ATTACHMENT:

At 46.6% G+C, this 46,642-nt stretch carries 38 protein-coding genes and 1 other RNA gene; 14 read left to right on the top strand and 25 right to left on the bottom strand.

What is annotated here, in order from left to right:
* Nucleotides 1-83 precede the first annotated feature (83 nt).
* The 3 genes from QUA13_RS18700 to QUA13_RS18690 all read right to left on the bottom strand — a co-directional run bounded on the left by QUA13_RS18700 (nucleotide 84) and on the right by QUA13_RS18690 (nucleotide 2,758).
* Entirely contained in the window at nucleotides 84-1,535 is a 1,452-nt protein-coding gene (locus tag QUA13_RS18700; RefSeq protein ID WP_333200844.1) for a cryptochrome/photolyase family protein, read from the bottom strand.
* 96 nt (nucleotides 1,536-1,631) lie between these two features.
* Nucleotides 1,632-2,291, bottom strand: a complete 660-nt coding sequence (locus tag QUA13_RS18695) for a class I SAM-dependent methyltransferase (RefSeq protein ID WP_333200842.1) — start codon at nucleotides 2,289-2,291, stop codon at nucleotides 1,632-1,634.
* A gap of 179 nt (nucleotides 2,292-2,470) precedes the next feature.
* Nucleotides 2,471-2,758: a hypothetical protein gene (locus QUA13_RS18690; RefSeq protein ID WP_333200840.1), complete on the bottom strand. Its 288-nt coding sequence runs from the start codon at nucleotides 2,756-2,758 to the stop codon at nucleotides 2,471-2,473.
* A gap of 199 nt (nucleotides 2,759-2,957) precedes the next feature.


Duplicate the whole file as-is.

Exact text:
At 46.6% G+C, this 46,642-nt stretch carries 38 protein-coding genes and 1 other RNA gene; 14 read left to right on the top strand and 25 right to left on the bottom strand.

What is annotated here, in order from left to right:
* Nucleotides 1-83 precede the first annotated feature (83 nt).
* The 3 genes from QUA13_RS18700 to QUA13_RS18690 all read right to left on the bottom strand — a co-directional run bounded on the left by QUA13_RS18700 (nucleotide 84) and on the right by QUA13_RS18690 (nucleotide 2,758).
* Entirely contained in the window at nucleotides 84-1,535 is a 1,452-nt protein-coding gene (locus tag QUA13_RS18700; RefSeq protein ID WP_333200844.1) for a cryptochrome/photolyase family protein, read from the bottom strand.
* 96 nt (nucleotides 1,536-1,631) lie between these two features.
* Nucleotides 1,632-2,291, bottom strand: a complete 660-nt coding sequence (locus tag QUA13_RS18695) for a class I SAM-dependent methyltransferase (RefSeq protein ID WP_333200842.1) — start codon at nucleotides 2,289-2,291, stop codon at nucleotides 1,632-1,634.
* A gap of 179 nt (nucleotides 2,292-2,470) precedes the next feature.
* Nucleotides 2,471-2,758: a hypothetical protein gene (locus QUA13_RS18690; RefSeq protein ID WP_333200840.1), complete on the bottom strand. Its 288-nt coding sequence runs from the start codon at nucleotides 2,756-2,758 to the stop codon at nucleotides 2,471-2,473.
* A gap of 199 nt (nucleotides 2,759-2,957) precedes the next feature.